"Is our government and the biotech industry going to wait for a transgenic Chernobyl to occur before taking the responsible course of action and putting an end to the environmental release of GMOs?", asked Éric Darier.

"It's disturbing that a foreign scientist is the one who has brought to light the genetic contamination of the Richelieu River in Quebec when the scientists of Environment Canada and the Biochnology Research Institute located in Montreal who originally collected the Bt samples from the Richelieu River, have remained silent. That speaks volumes about the supposed neutrality and independence of Canadian government scientists!" concluded Éric Darier.

1) Pauline Gravel, "Pollution par les OGM dans le fleuve Saint-Laurent - La toxine du maïs transgénique Bt a contaminé les sédiments fluviaux ", Le Devoir, December 18, 2001, front page.

For more information contact: Dr. Éric Darier  Tel.: (514) 933-0021, ext
15 / cell.: (514) 240-6497



December 20, 2001
The Wall Street Journal [via Agnet]
Scott Kilman

The U.S. Food and Drug Administration, trying to douse one of the hottest trends in food retailing, is, according to this story, warning Hain Celestial Group Inc. and five other natural-foods companies that they are misleading consumers with labels touting products as free of genetic modification.

The story says that the non-GMO label is on hundreds of food products. Virtually unknown in North America just three years ago, the label is materializing on everything from pasta and breakfast cereal to baby food and jam.

The label is popular because repeated surveys show that the majority of U.S. consumers want to know about the presence of genetically modified ingredients, apparently so that they can choose whether to avoid them. But, the story says, the FDA letters, issued on Nov. 29, reflect the growing concern of agency officials that some marketers might be trying to play to the public's worries about an unfamiliar technology -- which that FDA has declared is safe. Christine Taylor, director of the FDA office that supervises label claims, was quoted as saying, "We want to stop misleading statements."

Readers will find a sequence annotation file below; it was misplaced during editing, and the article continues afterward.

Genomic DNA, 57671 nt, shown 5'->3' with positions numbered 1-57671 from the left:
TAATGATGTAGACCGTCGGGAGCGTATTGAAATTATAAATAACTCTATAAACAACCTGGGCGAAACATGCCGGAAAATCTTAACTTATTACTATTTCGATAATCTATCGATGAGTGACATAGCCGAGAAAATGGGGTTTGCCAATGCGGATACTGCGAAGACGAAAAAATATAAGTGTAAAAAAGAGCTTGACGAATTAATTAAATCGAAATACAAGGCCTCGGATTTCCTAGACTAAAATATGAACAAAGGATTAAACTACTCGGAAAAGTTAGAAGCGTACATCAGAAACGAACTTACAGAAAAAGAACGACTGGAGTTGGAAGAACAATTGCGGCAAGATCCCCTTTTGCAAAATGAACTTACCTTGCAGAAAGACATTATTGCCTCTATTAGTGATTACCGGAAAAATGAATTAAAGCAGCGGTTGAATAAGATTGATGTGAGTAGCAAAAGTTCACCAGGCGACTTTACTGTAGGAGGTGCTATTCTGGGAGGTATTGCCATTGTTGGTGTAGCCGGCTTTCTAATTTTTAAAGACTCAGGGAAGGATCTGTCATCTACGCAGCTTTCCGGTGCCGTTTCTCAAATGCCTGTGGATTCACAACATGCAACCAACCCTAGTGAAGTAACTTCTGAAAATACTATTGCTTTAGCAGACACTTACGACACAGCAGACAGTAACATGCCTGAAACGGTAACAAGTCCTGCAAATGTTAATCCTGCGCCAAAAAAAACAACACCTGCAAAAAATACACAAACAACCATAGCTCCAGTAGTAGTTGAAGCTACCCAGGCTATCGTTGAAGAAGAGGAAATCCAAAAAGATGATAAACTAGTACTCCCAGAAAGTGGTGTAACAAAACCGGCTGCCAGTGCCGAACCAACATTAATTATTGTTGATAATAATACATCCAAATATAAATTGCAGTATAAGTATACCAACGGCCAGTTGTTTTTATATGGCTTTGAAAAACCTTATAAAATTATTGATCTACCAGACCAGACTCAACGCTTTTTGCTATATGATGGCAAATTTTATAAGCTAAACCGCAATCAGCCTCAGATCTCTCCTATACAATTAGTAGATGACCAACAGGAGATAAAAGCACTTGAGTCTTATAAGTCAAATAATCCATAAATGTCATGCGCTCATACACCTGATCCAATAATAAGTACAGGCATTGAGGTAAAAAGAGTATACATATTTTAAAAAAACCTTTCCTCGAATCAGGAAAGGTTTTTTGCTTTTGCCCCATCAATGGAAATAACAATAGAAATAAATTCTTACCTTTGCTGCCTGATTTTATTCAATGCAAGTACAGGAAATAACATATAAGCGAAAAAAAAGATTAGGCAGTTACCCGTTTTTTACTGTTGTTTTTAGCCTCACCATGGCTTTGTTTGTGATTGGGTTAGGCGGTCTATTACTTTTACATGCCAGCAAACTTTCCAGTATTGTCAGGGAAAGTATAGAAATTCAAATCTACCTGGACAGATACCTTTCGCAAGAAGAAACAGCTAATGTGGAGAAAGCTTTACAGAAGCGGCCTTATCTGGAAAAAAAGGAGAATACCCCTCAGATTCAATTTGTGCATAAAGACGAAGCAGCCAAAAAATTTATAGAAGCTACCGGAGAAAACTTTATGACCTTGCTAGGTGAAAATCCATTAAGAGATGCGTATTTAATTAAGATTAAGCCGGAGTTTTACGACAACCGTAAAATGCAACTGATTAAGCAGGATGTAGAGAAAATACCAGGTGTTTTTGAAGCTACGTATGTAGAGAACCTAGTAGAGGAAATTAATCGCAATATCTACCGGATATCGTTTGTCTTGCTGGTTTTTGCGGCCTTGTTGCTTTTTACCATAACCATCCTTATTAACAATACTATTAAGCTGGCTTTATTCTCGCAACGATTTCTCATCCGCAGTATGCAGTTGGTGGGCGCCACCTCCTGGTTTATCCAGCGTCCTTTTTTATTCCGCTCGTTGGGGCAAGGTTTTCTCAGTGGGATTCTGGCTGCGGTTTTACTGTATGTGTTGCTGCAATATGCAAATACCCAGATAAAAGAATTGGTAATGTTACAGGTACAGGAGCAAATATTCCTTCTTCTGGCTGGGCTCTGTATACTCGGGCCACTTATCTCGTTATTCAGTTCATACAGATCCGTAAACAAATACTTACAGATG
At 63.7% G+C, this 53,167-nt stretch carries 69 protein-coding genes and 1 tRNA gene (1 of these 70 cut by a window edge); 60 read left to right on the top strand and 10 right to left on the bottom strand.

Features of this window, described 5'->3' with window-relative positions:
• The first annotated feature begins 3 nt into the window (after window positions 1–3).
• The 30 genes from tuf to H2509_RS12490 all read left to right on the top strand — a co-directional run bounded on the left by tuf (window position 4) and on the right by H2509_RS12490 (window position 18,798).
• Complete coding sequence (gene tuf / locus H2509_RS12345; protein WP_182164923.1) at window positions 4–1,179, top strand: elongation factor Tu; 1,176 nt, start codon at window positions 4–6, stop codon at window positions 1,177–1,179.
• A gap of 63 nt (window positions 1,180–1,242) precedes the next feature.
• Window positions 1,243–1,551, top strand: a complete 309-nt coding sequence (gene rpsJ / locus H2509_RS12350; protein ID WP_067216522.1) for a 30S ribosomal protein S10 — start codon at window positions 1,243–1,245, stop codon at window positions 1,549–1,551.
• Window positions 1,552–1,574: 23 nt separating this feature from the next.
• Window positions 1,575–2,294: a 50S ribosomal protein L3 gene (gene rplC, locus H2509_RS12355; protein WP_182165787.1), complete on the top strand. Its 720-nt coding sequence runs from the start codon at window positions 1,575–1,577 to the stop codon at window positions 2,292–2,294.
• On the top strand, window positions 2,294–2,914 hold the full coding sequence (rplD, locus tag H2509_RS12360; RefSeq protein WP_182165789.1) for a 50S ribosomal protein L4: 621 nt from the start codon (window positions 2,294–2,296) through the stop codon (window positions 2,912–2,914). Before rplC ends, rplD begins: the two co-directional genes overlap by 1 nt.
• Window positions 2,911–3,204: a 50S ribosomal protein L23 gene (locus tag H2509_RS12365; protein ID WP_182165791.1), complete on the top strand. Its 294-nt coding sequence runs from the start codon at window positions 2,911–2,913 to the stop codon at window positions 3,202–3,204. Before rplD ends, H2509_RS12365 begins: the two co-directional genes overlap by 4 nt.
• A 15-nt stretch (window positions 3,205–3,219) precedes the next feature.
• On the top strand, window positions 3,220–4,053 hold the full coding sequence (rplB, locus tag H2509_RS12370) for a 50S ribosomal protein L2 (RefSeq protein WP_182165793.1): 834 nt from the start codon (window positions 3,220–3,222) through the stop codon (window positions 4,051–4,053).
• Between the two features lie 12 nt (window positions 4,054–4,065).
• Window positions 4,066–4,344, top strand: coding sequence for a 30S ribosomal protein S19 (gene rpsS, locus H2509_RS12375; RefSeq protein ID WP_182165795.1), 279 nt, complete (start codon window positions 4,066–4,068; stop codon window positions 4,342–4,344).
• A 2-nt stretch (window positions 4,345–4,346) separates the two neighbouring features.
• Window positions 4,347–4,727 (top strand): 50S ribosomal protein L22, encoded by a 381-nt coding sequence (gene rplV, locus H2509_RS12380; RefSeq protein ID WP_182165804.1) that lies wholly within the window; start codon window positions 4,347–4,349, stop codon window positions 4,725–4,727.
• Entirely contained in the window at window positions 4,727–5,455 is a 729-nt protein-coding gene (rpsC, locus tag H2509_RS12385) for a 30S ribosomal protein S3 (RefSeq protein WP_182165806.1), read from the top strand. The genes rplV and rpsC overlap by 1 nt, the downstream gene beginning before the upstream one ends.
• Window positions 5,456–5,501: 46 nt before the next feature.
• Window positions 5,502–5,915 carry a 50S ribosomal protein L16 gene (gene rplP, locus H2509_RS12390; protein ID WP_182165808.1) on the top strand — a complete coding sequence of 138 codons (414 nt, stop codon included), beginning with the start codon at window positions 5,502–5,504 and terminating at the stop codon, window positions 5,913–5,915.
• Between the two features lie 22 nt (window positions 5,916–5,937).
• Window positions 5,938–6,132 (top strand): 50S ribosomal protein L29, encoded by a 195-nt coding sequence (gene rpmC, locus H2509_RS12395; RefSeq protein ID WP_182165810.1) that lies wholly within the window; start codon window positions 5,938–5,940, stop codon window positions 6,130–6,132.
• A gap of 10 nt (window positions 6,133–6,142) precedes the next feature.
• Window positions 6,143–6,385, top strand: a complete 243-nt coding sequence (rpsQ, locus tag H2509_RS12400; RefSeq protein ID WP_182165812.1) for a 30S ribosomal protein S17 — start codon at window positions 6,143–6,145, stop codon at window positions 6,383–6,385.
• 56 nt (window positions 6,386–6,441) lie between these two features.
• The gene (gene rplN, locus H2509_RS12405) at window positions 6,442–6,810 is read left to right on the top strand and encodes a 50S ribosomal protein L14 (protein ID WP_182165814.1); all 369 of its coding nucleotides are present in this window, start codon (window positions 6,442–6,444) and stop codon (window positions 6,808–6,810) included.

It's far from clear, however, exactly what a food company can legally say about its efforts to avoid biotechnology. The agency is still wading through 55,000 comments on the wording guidance it wants to issue to companies. Among other things, the FDA wants to stop companies from claiming products are free of genetically modified ingredients. Regulators fear consumers equate such a claim with a healthier product, much as dieters seek out fat-free products.

The FDA also doubts that food companies can make a non-GMO claim with absolute certainty. The Wall Street Journal, for a page-one article on April 5, had a food laboratory analyze products that bore labels claiming that none of the ingredients were genetically modified. Of the 20 products tested, 16 contained evidence of genetic material used to modify plants. The FDA complained in its letter that some Hain products -- such as Bearitos tortilla chips -- are labeled as ``pure`` with the claim that they donít contain genetically engineered ingredients. Hain, Uniondale, N.Y., didnít return phone calls seeking comment on the FDA letter, which asks the company to explain how it intends to comply with branding laws that prohibit misleading labels.

The story says that Healthy Times Inc., a closely held maker of natural baby food, will probably drop its non-GMO label. Richard Prescott, who runs the small Poway, Calif., company with his wife, was quoted as saying, "We have a natural philosophy, so we avoid GMOs. `But we aren't big enough to the fight the FDA."